There’s a reason why saffron is the most expensive spice in the world, retailing at an average of just over $2000 per kg (mind you, there’s ALOT of saffron in a kilogram – somewhere between 155,000 – 440,000 hand-collected threads, to be semi-precise). It gives a wonderfully sweet, kind of earthy, almost honey-y taste to food, and imparts a gorgeous yellowy-orange colour that makes anything look prettier.
It’s typically sold in 0.1-0.5 g portions, and while it may seem a bit of an extravagant purchase, it’s truly worth it – the saffron absolutely makes this dish, and I wouldn’t even attempt to cook this recipe without saffron. You can, of course, but I doubt you’d be as impressed as if you’d used it.
Anyway, on to the recipe!
- 2 cups butternut pumpkin, cut into 1-1.5 cm cubes (I didn’t peel mine, but feel free to peel yours if you want to)
- 2 cups brown onion, diced large
- 1.5 cups carrot, cut into 1-1.5 cm cubes (again, I didn’t peel mine)
- 1.5 cups zucchini, cut into 1.5-2 cm cubes
- 30 mL extra-virgin olive oil
- Fine sea salt
- 1.5 tsp freshly ground black pepper
- 2 cups vegetable broth
- 1.5 tbs non-dairy margarine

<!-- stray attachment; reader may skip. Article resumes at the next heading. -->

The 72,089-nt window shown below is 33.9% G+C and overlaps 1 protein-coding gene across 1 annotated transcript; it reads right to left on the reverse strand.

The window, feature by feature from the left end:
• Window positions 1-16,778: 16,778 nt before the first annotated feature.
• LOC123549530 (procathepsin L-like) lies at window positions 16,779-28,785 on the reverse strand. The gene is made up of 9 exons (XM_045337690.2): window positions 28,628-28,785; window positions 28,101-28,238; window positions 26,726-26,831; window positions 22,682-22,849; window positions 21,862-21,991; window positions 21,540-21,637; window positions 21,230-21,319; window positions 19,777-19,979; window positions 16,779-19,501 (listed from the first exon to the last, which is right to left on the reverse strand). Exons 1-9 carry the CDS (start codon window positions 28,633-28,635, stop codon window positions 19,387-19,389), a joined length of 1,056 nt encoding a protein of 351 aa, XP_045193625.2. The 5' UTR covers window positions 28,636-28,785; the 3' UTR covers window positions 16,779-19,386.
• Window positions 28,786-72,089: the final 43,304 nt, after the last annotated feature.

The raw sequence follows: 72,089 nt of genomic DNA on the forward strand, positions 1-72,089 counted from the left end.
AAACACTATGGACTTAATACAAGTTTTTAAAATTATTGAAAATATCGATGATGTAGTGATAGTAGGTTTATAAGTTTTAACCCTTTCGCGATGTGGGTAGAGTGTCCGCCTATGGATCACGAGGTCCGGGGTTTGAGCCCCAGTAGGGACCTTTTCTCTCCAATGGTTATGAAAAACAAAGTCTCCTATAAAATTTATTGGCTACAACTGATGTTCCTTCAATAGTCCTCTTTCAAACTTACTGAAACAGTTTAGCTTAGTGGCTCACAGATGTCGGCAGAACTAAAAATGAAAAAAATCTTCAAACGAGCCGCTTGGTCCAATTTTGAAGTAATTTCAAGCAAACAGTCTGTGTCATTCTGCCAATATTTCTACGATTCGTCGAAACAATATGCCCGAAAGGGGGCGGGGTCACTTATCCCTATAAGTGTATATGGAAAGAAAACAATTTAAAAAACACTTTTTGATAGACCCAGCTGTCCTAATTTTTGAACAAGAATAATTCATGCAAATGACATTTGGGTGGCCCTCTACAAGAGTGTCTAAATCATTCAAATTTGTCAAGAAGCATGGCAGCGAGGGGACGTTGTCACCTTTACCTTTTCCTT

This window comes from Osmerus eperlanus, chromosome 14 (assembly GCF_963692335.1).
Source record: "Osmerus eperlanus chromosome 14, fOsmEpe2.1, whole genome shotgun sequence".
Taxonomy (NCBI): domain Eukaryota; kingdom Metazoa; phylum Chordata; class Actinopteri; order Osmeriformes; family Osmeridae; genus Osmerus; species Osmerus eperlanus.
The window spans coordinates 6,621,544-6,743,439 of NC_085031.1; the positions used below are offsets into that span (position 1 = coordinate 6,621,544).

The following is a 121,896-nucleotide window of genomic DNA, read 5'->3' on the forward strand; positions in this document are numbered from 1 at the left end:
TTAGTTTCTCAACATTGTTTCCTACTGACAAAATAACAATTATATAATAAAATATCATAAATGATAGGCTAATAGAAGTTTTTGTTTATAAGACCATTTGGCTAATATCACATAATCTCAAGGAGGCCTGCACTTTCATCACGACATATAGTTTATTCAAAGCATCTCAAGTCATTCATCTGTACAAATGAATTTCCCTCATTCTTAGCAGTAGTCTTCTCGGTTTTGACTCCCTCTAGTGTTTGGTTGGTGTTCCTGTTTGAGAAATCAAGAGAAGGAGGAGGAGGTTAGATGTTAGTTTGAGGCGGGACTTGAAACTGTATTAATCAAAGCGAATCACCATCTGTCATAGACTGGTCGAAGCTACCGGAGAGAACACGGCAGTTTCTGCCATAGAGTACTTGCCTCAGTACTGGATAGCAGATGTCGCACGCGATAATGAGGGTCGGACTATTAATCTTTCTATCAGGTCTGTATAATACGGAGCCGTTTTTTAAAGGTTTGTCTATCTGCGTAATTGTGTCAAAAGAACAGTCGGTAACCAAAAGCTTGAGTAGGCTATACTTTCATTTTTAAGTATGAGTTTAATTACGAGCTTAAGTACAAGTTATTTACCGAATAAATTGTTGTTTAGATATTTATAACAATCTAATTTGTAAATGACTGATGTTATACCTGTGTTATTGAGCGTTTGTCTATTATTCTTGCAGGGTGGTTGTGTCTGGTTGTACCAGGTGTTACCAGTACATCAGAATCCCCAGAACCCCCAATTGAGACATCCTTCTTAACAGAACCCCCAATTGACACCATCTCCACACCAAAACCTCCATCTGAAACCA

- 0.25 tsp ground cumin
- 0.5 tsp saffron threads
- 1.5 cups cous cous
- 2 spring onions, chopped
Preheat the oven to 190c. Place the pumpkin, onion, carrots, and zucchini in a large mixing bowl, add the olive oil, 1 tsp salt, 1 tsp pepper, and toss to coat. Spread out the vegetables onto a baking tray, and roast for 25-30 min, turning once with a spatula about midway through.
While the vegetables roast, bring the vegetable broth to a boil in a saucepan. Remove the pan from the heat, and stir in the margarine, remaining 0.5 tsp pepper, cumin, saffron, and salt to taste. Cover the pan and steep for 15 min (I let it steep until the vegies were roasted).
Scrape the roasted vegetables and their juices into a large saucepan, and add the cous cous. Bring the vegetable broth back to a boil, and pour over the cous cous mixture all at once. Cover the saucepan with a lid and allow to stand for 15 min. Add the spring onion, toss the cous cous and vegetables with a fork, and serve.
Adapted from: The Kind Diet by Alicia Silverstone